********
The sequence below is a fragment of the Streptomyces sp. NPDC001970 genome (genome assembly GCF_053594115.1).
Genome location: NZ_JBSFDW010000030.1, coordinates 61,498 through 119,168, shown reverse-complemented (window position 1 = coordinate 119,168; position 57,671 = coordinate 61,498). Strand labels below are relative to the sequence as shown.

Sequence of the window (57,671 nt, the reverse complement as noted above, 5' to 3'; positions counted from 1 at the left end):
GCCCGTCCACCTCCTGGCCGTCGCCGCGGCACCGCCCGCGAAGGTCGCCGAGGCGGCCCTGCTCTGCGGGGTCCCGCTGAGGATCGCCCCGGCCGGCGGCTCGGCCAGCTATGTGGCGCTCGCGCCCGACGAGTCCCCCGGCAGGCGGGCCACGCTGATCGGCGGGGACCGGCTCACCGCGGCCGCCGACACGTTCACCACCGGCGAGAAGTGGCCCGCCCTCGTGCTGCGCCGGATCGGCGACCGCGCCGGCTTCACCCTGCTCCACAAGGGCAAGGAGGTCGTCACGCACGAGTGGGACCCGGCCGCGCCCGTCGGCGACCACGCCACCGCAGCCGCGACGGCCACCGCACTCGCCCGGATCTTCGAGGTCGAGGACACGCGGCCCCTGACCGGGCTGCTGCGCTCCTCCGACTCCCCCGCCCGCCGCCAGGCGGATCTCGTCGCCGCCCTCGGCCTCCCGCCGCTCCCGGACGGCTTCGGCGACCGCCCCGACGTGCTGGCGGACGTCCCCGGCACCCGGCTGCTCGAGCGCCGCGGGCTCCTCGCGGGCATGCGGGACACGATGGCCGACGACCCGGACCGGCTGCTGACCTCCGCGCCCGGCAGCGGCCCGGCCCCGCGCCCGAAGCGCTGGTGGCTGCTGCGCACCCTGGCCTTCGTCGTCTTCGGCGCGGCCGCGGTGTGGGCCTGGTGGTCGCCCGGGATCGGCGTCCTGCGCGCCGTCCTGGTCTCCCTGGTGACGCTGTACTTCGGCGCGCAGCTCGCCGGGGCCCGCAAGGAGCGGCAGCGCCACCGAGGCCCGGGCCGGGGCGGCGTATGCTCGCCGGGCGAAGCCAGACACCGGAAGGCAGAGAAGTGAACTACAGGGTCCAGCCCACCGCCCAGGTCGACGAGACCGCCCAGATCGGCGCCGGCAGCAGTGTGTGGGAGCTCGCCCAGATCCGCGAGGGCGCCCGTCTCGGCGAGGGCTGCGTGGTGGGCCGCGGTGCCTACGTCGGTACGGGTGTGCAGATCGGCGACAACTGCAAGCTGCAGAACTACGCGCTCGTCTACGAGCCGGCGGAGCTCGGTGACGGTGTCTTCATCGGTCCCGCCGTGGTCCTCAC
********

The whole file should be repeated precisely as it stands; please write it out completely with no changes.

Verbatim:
The sequence below is a fragment of the Streptomyces sp. NPDC001970 genome (genome assembly GCF_053594115.1).
Genome location: NZ_JBSFDW010000030.1, coordinates 61,498 through 119,168, shown reverse-complemented (window position 1 = coordinate 119,168; position 57,671 = coordinate 61,498). Strand labels below are relative to the sequence as shown.

Sequence of the window (57,671 nt, the reverse complement as noted above, 5' to 3'; positions counted from 1 at the left end):
GCCCGTCCACCTCCTGGCCGTCGCCGCGGCACCGCCCGCGAAGGTCGCCGAGGCGGCCCTGCTCTGCGGGGTCCCGCTGAGGATCGCCCCGGCCGGCGGCTCGGCCAGCTATGTGGCGCTCGCGCCCGACGAGTCCCCCGGCAGGCGGGCCACGCTGATCGGCGGGGACCGGCTCACCGCGGCCGCCGACACGTTCACCACCGGCGAGAAGTGGCCCGCCCTCGTGCTGCGCCGGATCGGCGACCGCGCCGGCTTCACCCTGCTCCACAAGGGCAAGGAGGTCGTCACGCACGAGTGGGACCCGGCCGCGCCCGTCGGCGACCACGCCACCGCAGCCGCGACGGCCACCGCACTCGCCCGGATCTTCGAGGTCGAGGACACGCGGCCCCTGACCGGGCTGCTGCGCTCCTCCGACTCCCCCGCCCGCCGCCAGGCGGATCTCGTCGCCGCCCTCGGCCTCCCGCCGCTCCCGGACGGCTTCGGCGACCGCCCCGACGTGCTGGCGGACGTCCCCGGCACCCGGCTGCTCGAGCGCCGCGGGCTCCTCGCGGGCATGCGGGACACGATGGCCGACGACCCGGACCGGCTGCTGACCTCCGCGCCCGGCAGCGGCCCGGCCCCGCGCCCGAAGCGCTGGTGGCTGCTGCGCACCCTGGCCTTCGTCGTCTTCGGCGCGGCCGCGGTGTGGGCCTGGTGGTCGCCCGGGATCGGCGTCCTGCGCGCCGTCCTGGTCTCCCTGGTGACGCTGTACTTCGGCGCGCAGCTCGCCGGGGCCCGCAAGGAGCGGCAGCGCCACCGAGGCCCGGGCCGGGGCGGCGTATGCTCGCCGGGCGAAGCCAGACACCGGAAGGCAGAGAAGTGAACTACAGGGTCCAGCCCACCGCCCAGGTCGACGAGACCGCCCAGATCGGCGCCGGCAGCAGTGTGTGGGAGCTCGCCCAGATCCGCGAGGGCGCCCGTCTCGGCGAGGGCTGCGTGGTGGGCCGCGGTGCCTACGTCGGTACGGGTGTGCAGATCGGCGACAACTGCAAGCTGCAGAACTACGCGCTCGTCTACGAGCCGGCGGAGCTCGGTGACGGTGTCTTCATCGGTCCCGCCGTGGTCCTCAC